By Loubna Flah
By Loubna Flah
Morocco World News
Casablanca, February 2, 2012
The 37th European coordinating conference of support to the Sahraoui people (EUCOCO) will be held from February 3 – 5 in Seville, Spain. The event will bring together European activists represented by committees and support organizations. The participants are expected to debate over the Sahara conflict. The congregation aims at forging a staunch and comprehensive approach that would be submitted to the European Union and the United Nations to advocate the right of self-determination of the Sahrawi people. The Polisario Front, who claims sovereignty over the Sahara, is trying to lobby for measures against the alleged exploitation of resources in the Southern provinces by Morocco.
The participants want to strike a chord with the Europe Union in order to freeze any agreement with Morocco that involves the Sahara territories. In fact, the Polisario Front and supporting NGOs are endeavoring to promote the status of the Sahara as a disputed area and not as an integral part of Moroccan territory. Many associations will take part in the event, namely the European Coordination of Support for the Saharawi People (TASK FORCE), The Saharawi Representation in Europe and Spain, The Coordinating Committee in Spain and the Association of Friendship with the Saharawi People of Seville. The EUCOCO organizers are capitalizing on the enthusiasm that has been displayed by the Andalusian parliament, the Provincial Government of Seville and the Andalusian Agency for International Cooperation and Development (AACID), which have rallied to the Polisario cause.
The SADR president Mohammed Abdelaziz is expected to deliver the conference opening address on February 3rd and the final declaration to be issued on Sunday, February 5th. The organization of the EUCOCO in Seville, is considered as an act of defiance to the Moroccan authorities.
The event is expected to galvanize the Spanish political intelligentsia over the Sahara conflict resolution. By engaging Spanish local officials and local civil associations, the organizers envision confronting Morocco with a firm stand on the Sahara issue. Obviously, the pro-Polisario lobby has found its way to the European institution after the European parliament stood months before, adamantly opposed to the renewal of the fishing agreement between Morocco and Spain on the grounds that the southern provinces where Spanish vessels are stationed are parts of a disputed area. The pro-polisario lobby could permeate the European legislative body and influence economic decisions.
While the pro-Polisario junta knocks on the doors of international institutions, Moroccan civil associations remain locked in a state of lethargy. The defense of national interest remains confined within a shrunken community of intellectuals who are well informed about the conflict and its ramifications.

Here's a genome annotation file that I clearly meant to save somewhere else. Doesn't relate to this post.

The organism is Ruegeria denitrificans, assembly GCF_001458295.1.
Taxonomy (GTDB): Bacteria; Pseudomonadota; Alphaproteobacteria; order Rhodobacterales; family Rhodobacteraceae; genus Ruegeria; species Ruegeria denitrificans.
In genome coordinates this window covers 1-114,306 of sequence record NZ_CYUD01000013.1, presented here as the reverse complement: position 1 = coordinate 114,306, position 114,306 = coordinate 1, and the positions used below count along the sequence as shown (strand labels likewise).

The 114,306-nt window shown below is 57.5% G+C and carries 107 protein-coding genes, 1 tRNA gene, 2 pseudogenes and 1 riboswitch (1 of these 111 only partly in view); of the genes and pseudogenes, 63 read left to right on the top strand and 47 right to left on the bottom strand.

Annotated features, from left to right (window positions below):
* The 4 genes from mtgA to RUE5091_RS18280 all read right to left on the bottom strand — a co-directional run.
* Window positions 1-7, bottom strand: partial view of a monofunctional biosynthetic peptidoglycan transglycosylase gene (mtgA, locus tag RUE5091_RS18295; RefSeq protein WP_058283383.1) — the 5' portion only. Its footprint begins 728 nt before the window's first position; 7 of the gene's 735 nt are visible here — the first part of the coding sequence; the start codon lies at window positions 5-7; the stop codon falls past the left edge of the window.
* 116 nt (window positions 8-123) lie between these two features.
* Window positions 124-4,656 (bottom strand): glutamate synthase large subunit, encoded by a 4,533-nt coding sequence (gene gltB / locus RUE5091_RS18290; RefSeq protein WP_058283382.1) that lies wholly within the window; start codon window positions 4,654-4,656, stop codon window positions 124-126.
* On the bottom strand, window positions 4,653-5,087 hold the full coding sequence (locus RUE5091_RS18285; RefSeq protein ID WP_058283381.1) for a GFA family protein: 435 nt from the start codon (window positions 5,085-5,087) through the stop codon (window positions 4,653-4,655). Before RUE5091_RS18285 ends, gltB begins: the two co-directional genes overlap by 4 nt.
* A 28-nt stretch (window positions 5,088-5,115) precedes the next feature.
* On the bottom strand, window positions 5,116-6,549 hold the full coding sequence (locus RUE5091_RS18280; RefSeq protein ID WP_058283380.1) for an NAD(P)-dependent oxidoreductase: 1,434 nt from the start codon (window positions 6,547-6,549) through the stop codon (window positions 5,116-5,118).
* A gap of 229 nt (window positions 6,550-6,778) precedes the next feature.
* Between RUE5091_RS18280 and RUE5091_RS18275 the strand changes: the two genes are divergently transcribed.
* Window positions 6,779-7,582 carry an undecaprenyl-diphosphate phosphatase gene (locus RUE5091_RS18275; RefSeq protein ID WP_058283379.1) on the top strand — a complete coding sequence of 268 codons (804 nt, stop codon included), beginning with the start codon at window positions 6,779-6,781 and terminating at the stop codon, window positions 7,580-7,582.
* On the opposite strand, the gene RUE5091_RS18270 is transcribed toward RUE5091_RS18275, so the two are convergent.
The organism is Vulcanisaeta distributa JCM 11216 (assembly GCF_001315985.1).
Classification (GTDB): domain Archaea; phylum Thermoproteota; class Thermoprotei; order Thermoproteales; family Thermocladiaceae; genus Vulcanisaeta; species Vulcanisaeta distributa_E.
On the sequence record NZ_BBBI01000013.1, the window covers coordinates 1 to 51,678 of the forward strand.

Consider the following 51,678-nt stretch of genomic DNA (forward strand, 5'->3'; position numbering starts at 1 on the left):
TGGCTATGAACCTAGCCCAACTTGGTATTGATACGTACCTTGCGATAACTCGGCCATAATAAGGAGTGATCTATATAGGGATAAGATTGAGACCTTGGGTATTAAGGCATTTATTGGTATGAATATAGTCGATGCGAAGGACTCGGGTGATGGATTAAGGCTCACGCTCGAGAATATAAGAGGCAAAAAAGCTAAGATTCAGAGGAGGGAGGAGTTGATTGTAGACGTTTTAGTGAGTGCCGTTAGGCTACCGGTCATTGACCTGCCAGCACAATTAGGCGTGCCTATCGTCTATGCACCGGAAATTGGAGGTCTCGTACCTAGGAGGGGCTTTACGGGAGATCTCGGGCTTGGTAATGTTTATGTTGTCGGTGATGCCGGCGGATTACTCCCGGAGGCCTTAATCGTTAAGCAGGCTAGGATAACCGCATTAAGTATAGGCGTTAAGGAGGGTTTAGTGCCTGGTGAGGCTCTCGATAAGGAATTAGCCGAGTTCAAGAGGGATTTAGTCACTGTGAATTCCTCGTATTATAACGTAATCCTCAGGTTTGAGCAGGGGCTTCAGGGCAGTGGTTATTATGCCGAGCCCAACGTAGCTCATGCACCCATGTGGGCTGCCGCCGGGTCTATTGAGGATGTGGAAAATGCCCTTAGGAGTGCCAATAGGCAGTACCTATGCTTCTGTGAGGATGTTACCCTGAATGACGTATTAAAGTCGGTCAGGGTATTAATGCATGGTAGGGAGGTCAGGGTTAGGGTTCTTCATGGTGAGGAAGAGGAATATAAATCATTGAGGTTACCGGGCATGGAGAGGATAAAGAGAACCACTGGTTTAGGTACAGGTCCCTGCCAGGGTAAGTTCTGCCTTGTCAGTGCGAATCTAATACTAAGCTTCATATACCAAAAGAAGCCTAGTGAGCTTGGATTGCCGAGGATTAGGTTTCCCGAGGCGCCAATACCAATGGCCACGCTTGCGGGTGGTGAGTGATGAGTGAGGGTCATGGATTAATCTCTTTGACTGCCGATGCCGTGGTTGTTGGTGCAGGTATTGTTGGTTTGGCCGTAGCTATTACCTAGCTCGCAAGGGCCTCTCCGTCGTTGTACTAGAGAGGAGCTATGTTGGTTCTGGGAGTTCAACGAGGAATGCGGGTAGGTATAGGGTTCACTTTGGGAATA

Mr. Mohamed Reda Taoujni, a strong advocate for Morocco’s territorial integrity says that “it is abnormal that Moroccan NGO’s do not channel their efforts to defend Moroccan claims on the Southern provinces”.
In fact, there is a large vacuum in the promotion of national integrity in education and in the mainstream media. This state of ignorance at the domestic level undermines the national momentum over the Sahara conflict besides lending more weight to the separatist claims before international leading organizations, namely the United Nations and the European Union. The conflict remains appropriated by the Moroccan authorities, whereas the Moroccan citizen does not have a say on the issue despite its paramount importance. Meanwhile, the Polisario is perseverant in advancing its separatist claims, seeking to win hearts and minds in the international scene.
To stem the tide of the pro-Polisario campaign, Morocco should campaign for its territorial integrity by providing historical evidence and exposing the inadequacy of the Polisario’s rule in the Tindouf camps at the international level.
The current conflict over the Sahara began in 1975 when Spain withdrew from the territory. Since 1991 the United Nations peacekeeping mission known as MINURSO has monitored a cease fire between Morocco and the Polisario, as UN mediated negotiations have sought to obtain a lasting resolution.
In April 2007, Morocco presented an Autonomy Plan that was described as “serious and credible” by the Security Council. The said plan proposes significant autonomy for the Sahara with a local government and a parliament, within the Moroccan sovereignty.
The Polisario Front, supported by Algeria, rejects the Moroccan plan and claims the people of the Sahara have a right to self-determination through a referendum.
Over the past two years, Morocco and the Polisario have held 8 informal rounds of negotiations under the auspices of the United Nations Secretary General’s Special Envoy, Christopher Ross. The last round of negotiations was held in July in New York. All of these negotiations have ended without any progress.
Many analysts voice their concern that the current informal negotiations over the future of the Sahara are leading nowhere and that the Security Council ought to adopt a new approach in order to put an end to this long-lasting dispute.
Edited by Benjamin Villanti
© Morocco World News